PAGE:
Google Analytics Category

Using Custom Channel Groupings in Google Analytics

Do you ever find yourself confused by some of the default names for metrics and dimensions in Google Analytics?
Do you ever wish you could take a closer look at the specifics of how users behave on your site based on how they got there?
No worries, you’re in good company on both counts.
Google Analytics contains an array of hidden secrets that allow you to slice and dice data in unique ways to meet your needs. In this article, we’ll touch on the names of metrics and dimensions and show you a method to customize channels in a way that is tailored to different types of traffic and marketing efforts.
Before diving in further, let’s start by defining some key Google Analytics terms.

Source indicates the origin of a visit, such as a domain (newyorker.com) or search engine (Google).

Medium indicates the broad type of traffic, such as organic (from non-paid search), cpc (from paid search), or email.

Channel indicates the higher level category of traffic defined by the combination of source and medium.

For more details on how Google Analytics categorizes traffic into channels, see our previous post about Understanding Google Analytics Channels.
In this article, we’ll delve further into customizing channel groupings to more accurately evaluate your data.

 

Google Analytics Custom Channel Grouping

 

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A Google Analytics Checklist for Healthy Data

You know that accurate tracking is key to proving your worth as a digital marketing professional. You’ve set up Google Analytics to track visitors from their first point of contact with the site to the time they leave. Yet when was the last time you double-checked your analytics configuration to ensure you were actually looking at the most accurate data possible?
While Google Analytics presents itself as a relatively “plug and play” interface, errors can make their way into tracking if you’re not paying careful attention. You may miss data for select pages on your site, or spam referrals may creep in.
In addition, you may not be using Google Analytics to its fullest potential. For instance, can you properly segment traffic from ad platforms? Are you able to determine what pages drive the most leads? You should make sure that you’re fully taking advantage of custom features in order to maximize the proof you have for your work.
In this article, we’ll walk through a checklist of key areas in Google Analytics, ensuring that you are both looking at accurate data and using the platform to track every action relevant to a website’s success. Start by making sure you’re tracking the people who land on your site in the first place.

 

Healthy Google Analytics Data

 

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Implementing Analytics with Google Tag Manager

You know you could be getting more insight from Google Analytics, but adding code to your website to track conversions and other statistics seems like a daunting task. Thanks to Google Tag Manager, it doesn’t have to be! Google Tag Manager exists to make analytics implementation easier, allowing you to add or update your website tags without having to involve your very-busy IT or development department. An easy process means a greater ability to track new campaigns and to collect the data you need.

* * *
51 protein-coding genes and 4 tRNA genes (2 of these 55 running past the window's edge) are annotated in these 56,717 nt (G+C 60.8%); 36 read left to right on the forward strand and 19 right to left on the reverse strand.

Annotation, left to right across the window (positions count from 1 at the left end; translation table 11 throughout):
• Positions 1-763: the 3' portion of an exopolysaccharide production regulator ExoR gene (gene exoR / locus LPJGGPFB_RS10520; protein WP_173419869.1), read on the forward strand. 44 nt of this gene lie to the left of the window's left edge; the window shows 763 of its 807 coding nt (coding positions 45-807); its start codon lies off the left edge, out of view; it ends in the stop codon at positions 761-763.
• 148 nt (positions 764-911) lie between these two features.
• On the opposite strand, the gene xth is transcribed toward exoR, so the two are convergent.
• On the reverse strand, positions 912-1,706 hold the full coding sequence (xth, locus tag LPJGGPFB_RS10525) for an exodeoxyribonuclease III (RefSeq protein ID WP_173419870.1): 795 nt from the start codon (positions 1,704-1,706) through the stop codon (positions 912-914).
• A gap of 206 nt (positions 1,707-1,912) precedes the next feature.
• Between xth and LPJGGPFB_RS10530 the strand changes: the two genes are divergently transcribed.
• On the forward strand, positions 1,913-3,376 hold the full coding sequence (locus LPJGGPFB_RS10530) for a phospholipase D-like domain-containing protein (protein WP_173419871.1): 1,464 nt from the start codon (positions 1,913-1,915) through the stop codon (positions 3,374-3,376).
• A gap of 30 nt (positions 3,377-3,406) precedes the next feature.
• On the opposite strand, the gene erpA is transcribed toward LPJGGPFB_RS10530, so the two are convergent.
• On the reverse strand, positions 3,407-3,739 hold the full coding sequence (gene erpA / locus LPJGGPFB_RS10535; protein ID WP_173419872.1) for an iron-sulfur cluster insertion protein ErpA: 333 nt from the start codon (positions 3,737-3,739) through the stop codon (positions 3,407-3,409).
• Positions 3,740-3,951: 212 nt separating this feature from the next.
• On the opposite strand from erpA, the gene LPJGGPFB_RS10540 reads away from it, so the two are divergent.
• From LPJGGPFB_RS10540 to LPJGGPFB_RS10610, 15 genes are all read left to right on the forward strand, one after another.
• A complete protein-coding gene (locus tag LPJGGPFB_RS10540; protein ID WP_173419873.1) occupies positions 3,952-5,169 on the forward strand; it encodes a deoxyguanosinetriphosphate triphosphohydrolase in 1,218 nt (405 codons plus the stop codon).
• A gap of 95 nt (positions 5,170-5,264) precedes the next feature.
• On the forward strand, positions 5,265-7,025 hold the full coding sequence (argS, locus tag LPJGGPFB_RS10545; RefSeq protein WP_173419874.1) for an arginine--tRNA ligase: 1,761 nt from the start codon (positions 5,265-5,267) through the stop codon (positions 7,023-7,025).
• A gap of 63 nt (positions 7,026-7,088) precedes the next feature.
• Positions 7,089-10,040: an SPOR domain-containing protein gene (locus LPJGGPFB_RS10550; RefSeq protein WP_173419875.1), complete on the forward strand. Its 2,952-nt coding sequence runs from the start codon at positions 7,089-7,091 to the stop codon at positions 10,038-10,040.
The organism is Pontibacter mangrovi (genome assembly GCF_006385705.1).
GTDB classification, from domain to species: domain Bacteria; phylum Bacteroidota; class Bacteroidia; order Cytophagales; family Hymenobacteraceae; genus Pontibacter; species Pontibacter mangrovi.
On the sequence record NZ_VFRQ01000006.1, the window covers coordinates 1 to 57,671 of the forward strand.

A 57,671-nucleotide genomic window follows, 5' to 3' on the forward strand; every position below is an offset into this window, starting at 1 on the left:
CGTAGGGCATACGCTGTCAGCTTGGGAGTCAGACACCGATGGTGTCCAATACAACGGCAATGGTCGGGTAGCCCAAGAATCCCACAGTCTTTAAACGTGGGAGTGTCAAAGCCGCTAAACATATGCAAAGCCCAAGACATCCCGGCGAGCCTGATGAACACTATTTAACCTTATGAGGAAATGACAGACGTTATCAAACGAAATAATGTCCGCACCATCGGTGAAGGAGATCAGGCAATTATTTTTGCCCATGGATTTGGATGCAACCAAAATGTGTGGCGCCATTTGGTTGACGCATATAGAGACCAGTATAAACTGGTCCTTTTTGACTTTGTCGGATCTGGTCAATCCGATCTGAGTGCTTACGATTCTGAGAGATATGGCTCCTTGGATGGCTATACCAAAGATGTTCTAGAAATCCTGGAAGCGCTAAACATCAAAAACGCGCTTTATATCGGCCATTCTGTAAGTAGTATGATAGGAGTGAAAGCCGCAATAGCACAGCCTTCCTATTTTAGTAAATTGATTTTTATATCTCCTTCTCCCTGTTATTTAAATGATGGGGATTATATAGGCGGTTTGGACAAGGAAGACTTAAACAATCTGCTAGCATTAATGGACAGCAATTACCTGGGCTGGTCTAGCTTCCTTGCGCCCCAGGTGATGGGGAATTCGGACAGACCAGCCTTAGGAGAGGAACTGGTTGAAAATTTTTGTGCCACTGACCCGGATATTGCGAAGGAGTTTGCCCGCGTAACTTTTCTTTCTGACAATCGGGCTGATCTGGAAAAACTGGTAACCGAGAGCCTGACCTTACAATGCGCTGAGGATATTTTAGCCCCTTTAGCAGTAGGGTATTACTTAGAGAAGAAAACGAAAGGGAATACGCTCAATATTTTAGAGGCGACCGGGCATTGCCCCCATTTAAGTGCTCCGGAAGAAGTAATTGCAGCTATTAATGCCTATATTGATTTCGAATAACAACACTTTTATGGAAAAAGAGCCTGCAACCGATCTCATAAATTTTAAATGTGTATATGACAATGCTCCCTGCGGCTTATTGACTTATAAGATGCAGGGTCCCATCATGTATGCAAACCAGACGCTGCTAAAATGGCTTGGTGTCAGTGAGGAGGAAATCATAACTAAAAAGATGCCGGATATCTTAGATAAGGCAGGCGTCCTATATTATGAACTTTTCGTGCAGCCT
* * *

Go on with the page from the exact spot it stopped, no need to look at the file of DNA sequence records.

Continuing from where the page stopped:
This post introduces Google Tag Manager and explains how it can be used to ease the burden of managing tracking code, and to get more insight from Google Analytics.

Implementing Google Analytics with Google Tag Manager

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Google Analytics Exports: Options & Strategies

Google Analytics is filled with meaningful ways to look at data. Sure, it can be a little complex at first, but the more time you spend there the more you’ll come to appreciate all the little things you can analyze and evaluate. The dashboards and interface are pretty user friendly too. What more could we ask?
Not to be greedy but how about getting that data out of the platform to tinker with it even more?
Let’s be honest. Sometimes, reviewing data in the online Google Analytics interface isn’t enough. You want to look at data in Excel, sort through fields, compare it and delete data that’s not relevant. Thankfully, Google Analytics thought of that, too. The exports function offers a way to download data for deeper analysis.
In this article, we’ll touch on how to export data, as well as some tips on using and customizing it for better reporting.

 

Google Analytics Google Sheets Add-On

 

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Who Should Have Google Analytics Training?

Sometimes, we still think of analytics as the geeky data for the analyst nerds. They love their numbers and their spreadsheets. The stuff that isn’t for clever writers, creative artists, genius developers, charismatic sales people, masterful account managers or fearless leaders.
Maybe. Maybe once upon a time that was true. But not anymore. Everyone, at every level, can benefit in some way from knowing how to log into Google Analytics and look at a report or two.
Employees throughout a digital marketing agency should have some degree of training in Google Analytics. While it’s tempting to assume that only staff directly managing projects like reporting or managing AdWords campaigns need this knowledge, relying on those front line analysts to “deliver the message” can sometimes work the same way as a game of telephone.
Google Analytics expertise is invaluable for people across the company. In this article, we’ll talk about how analytics knowledge ties into the daily routines of individuals in positions outside of the obvious SEO, PPC, and Analytics staff, with examples of how the data can be used for each.

 

Google Analytics Content Groups

 

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